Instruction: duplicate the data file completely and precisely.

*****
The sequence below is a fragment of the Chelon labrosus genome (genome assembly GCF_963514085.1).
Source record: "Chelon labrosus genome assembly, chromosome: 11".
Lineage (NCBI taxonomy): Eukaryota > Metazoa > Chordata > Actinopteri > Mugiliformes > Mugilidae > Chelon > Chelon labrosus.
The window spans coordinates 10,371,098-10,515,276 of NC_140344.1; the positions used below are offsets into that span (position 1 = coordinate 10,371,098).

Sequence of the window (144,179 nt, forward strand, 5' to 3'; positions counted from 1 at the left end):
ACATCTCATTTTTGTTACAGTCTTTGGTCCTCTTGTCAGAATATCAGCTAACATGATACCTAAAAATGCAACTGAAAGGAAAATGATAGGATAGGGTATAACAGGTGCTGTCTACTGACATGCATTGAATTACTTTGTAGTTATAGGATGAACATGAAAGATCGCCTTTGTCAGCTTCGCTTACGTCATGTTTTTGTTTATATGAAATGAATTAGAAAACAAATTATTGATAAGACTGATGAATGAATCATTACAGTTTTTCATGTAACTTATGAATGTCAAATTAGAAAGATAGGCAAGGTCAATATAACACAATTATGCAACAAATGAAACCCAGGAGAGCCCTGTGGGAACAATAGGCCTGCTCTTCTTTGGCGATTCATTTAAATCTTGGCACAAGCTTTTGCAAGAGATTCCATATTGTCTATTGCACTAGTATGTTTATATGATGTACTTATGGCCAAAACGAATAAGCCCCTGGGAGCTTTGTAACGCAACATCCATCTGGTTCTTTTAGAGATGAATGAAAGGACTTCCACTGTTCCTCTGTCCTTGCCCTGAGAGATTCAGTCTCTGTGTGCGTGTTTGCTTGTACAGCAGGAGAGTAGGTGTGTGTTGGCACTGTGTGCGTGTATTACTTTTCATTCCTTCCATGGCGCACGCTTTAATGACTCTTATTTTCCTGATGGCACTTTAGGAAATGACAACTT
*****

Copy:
The sequence below is a fragment of the Chelon labrosus genome (genome assembly GCF_963514085.1).
Source record: "Chelon labrosus genome assembly, chromosome: 11".
Lineage (NCBI taxonomy): Eukaryota > Metazoa > Chordata > Actinopteri > Mugiliformes > Mugilidae > Chelon > Chelon labrosus.
The window spans coordinates 10,371,098-10,515,276 of NC_140344.1; the positions used below are offsets into that span (position 1 = coordinate 10,371,098).

Sequence of the window (144,179 nt, forward strand, 5' to 3'; positions counted from 1 at the left end):
ACATCTCATTTTTGTTACAGTCTTTGGTCCTCTTGTCAGAATATCAGCTAACATGATACCTAAAAATGCAACTGAAAGGAAAATGATAGGATAGGGTATAACAGGTGCTGTCTACTGACATGCATTGAATTACTTTGTAGTTATAGGATGAACATGAAAGATCGCCTTTGTCAGCTTCGCTTACGTCATGTTTTTGTTTATATGAAATGAATTAGAAAACAAATTATTGATAAGACTGATGAATGAATCATTACAGTTTTTCATGTAACTTATGAATGTCAAATTAGAAAGATAGGCAAGGTCAATATAACACAATTATGCAACAAATGAAACCCAGGAGAGCCCTGTGGGAACAATAGGCCTGCTCTTCTTTGGCGATTCATTTAAATCTTGGCACAAGCTTTTGCAAGAGATTCCATATTGTCTATTGCACTAGTATGTTTATATGATGTACTTATGGCCAAAACGAATAAGCCCCTGGGAGCTTTGTAACGCAACATCCATCTGGTTCTTTTAGAGATGAATGAAAGGACTTCCACTGTTCCTCTGTCCTTGCCCTGAGAGATTCAGTCTCTGTGTGCGTGTTTGCTTGTACAGCAGGAGAGTAGGTGTGTGTTGGCACTGTGTGCGTGTATTACTTTTCATTCCTTCCATGGCGCACGCTTTAATGACTCTTATTTTCCTGATGGCACTTTAGGAAATGACAACTT